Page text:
City, University face recycling challenges
In a city lax with its recycling, how progressive is the University of Houston? With increased demand and recycling initiatives under way, UH is making strides toward improvement, University officials said.
A cornerstone of the increasingly popular "green" movement sweeping campuses nationwide, recycling improves efficiency in energy consumption, landfill use, air pollution and helps slow processes such as deforestation, among others.
Despite these benefits, one recent study found only 2 percent of trash in Houston is diverted for recycling, below the national average of 32 percent and faltering in comparison to cities such as San Francisco and Los Angeles, where it is estimated more than 60 percent of trash is recycled. Robin Blut, executive director of Keep Houston Beautiful, believes the statistic is misleading.
"It’s an apples to oranges comparison," Blut said. "The statistic only pertains to the curbside recycling program, which is only one small element of Houston’s recycling. Houston’s in a unique situation in that we don’t have mandatory recycling like other cities, so while there are obstacles, it doesn’t mean our city’s not prepared to address them."
Curbside recycling reaches 162,000 homes in the Houston area, but is struggling for participation in certain neighborhoods. An additional 23,000 homes may be dropped by the year’s end if they aren’t recycling.
Houston’s unique layout presents several struggles, most notably the wide, urban sprawl coupled with high fuel costs, says Houston’s Deputy Director of Solid Waste Management Edward Chen.
"We want to see all of our trucks go to neighborhoods with high participation. We don’t want to go where nobody recycles. Of course we want to educate and encourage people to do more than before, but going to a neighborhood where no one recycles wastes the taxpayer’s money," Chen said.
There are alternatives to curbside recycling, such as the pay-to-throw program, which charges residents for waste disposal. The less a resident throws away and instead diverts for recycling, the less they pay, a solution that has seen success in cities such as Seattle and Fort Worth. Chen says this isn’t a practical solution for Houston.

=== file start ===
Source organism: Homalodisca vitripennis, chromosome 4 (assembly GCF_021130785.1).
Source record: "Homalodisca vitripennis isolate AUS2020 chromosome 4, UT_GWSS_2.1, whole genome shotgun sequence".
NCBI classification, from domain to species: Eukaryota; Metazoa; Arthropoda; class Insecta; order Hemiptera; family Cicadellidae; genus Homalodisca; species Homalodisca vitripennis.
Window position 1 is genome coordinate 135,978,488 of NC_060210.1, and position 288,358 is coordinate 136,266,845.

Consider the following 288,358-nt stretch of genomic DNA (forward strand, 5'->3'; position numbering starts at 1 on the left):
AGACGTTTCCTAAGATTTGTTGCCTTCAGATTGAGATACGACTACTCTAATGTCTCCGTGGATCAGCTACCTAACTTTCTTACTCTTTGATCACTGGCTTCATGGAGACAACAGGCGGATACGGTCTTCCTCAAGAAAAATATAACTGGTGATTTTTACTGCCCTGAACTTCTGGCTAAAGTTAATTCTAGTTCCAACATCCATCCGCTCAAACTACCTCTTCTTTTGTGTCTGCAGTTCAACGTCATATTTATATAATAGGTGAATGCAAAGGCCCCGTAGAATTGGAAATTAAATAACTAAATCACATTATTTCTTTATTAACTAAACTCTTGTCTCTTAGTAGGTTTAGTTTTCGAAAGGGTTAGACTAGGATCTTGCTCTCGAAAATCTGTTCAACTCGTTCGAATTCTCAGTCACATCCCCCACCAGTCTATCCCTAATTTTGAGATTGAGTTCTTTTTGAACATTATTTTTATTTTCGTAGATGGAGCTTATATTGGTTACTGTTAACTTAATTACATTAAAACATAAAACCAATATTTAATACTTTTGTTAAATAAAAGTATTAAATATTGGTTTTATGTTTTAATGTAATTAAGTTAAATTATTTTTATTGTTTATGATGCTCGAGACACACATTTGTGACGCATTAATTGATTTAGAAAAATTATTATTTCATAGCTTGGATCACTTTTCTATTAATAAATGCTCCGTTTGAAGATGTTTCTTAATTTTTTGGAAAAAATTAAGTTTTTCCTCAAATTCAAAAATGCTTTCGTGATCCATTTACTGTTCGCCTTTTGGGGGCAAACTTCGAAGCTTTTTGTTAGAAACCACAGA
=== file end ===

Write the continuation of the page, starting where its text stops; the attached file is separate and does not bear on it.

"Houston doesn’t have garbage fees, and you must have them to use a pay-to-throw program. People don’t want garbage fees," Chen said.
This hasn’t stopped Houston from trying, though. Glass recycling may return next year after being exempted from curbside pickup in 1999. Houston will also introduce a timber-recycling program that could save 90,000 tons a year from landfills and an 18-to-20 percent increase in Houston’s long-term recycling rates. There has also been a push for LEED (Leadership in Energy and Environmental Design) certification among Houston’s commercial builders. All of these actions can help Houston buck its reputation as environmentally indifferent, Blut said.
"Where there’s a will, there’s a way. Houston can do it."
So where does UH fit into this? Dave Irvin, assistant vice president of Plant Operations, said the University doesn’t have exact calculations on how much of its waste is recycled, but said recycling has increased notably as the University has improved accessibility.
"(Plant Operations) has had more people call and request recycling bins now than at any other time. Once we make it more convenient for staff and students, we feel like it’ll only increase," Irvin said. "As we continue educational efforts and inform people why recycling is important, we anticipate an overwhelming response."
UH has about 200 paper recycling bins across campus and about 50 for plastic recycling; the frequently used bins are emptied twice a week while others are collected weekly. The plastic recycling bins were donated by Coca-Cola as part of a contractual agreement signed with the University in exchange for the exclusive sale of Coca-Cola products.
UH continues its recycling program despite costs outweighing the financial return, said Pat Sanchez, director of Building Maintenance. Sanchez said most costs are related to employees and wages.
"(The University) is not anywhere close to where we want to be with cost, but the more people are conscious about and active with recycling, the better it’ll be," Sanchez said.
Moving forward, Irvin said the University will instead increase awareness and accessibility as opposed to motivational incentives. Plans began earlier in the year for an on-campus recycling center where students and non-campus residents alike could bring materials, but because of space restraints brought by recent and future additions to the campus, plans have stalled.
"We haven’t gotten as far as we’d hoped on the recycling center," Irvin said, "but we want to be good community citizens, good stewards of the environment. It’ll be something to revisit in the future."